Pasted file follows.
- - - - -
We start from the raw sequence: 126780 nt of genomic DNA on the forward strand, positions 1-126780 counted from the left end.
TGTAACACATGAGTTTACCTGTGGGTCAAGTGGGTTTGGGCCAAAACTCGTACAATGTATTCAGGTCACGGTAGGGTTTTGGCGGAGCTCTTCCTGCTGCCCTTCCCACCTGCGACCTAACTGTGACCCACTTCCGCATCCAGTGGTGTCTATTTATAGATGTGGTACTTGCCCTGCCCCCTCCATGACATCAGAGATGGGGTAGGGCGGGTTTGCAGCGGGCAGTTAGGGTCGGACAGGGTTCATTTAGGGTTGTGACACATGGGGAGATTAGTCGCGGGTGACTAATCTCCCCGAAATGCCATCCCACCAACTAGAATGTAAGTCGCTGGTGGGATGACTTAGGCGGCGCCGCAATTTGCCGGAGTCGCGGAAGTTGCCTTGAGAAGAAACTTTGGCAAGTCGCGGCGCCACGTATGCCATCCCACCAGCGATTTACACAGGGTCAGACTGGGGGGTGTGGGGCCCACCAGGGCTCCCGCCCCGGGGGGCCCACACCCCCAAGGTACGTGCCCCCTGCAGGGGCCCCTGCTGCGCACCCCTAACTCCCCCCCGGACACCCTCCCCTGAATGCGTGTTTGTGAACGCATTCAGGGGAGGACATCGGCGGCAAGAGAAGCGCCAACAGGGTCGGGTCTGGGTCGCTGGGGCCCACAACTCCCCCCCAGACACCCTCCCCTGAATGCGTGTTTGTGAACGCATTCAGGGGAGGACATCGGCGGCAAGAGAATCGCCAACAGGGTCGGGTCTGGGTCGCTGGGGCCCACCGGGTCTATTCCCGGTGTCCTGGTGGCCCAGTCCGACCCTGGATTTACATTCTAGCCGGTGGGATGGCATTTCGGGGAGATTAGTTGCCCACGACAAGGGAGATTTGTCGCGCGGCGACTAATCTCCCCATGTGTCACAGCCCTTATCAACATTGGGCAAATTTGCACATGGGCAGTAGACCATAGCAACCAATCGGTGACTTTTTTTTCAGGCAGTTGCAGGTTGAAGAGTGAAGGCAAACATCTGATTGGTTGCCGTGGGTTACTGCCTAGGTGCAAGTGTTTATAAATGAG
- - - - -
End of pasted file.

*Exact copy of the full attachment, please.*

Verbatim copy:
We start from the raw sequence: 126780 nt of genomic DNA on the forward strand, positions 1-126780 counted from the left end.
TGTAACACATGAGTTTACCTGTGGGTCAAGTGGGTTTGGGCCAAAACTCGTACAATGTATTCAGGTCACGGTAGGGTTTTGGCGGAGCTCTTCCTGCTGCCCTTCCCACCTGCGACCTAACTGTGACCCACTTCCGCATCCAGTGGTGTCTATTTATAGATGTGGTACTTGCCCTGCCCCCTCCATGACATCAGAGATGGGGTAGGGCGGGTTTGCAGCGGGCAGTTAGGGTCGGACAGGGTTCATTTAGGGTTGTGACACATGGGGAGATTAGTCGCGGGTGACTAATCTCCCCGAAATGCCATCCCACCAACTAGAATGTAAGTCGCTGGTGGGATGACTTAGGCGGCGCCGCAATTTGCCGGAGTCGCGGAAGTTGCCTTGAGAAGAAACTTTGGCAAGTCGCGGCGCCACGTATGCCATCCCACCAGCGATTTACACAGGGTCAGACTGGGGGGTGTGGGGCCCACCAGGGCTCCCGCCCCGGGGGGCCCACACCCCCAAGGTACGTGCCCCCTGCAGGGGCCCCTGCTGCGCACCCCTAACTCCCCCCCGGACACCCTCCCCTGAATGCGTGTTTGTGAACGCATTCAGGGGAGGACATCGGCGGCAAGAGAAGCGCCAACAGGGTCGGGTCTGGGTCGCTGGGGCCCACAACTCCCCCCCAGACACCCTCCCCTGAATGCGTGTTTGTGAACGCATTCAGGGGAGGACATCGGCGGCAAGAGAATCGCCAACAGGGTCGGGTCTGGGTCGCTGGGGCCCACCGGGTCTATTCCCGGTGTCCTGGTGGCCCAGTCCGACCCTGGATTTACATTCTAGCCGGTGGGATGGCATTTCGGGGAGATTAGTTGCCCACGACAAGGGAGATTTGTCGCGCGGCGACTAATCTCCCCATGTGTCACAGCCCTTATCAACATTGGGCAAATTTGCACATGGGCAGTAGACCATAGCAACCAATCGGTGACTTTTTTTTCAGGCAGTTGCAGGTTGAAGAGTGAAGGCAAACATCTGATTGGTTGCCGTGGGTTACTGCCTAGGTGCAAGTGTTTATAAATGAG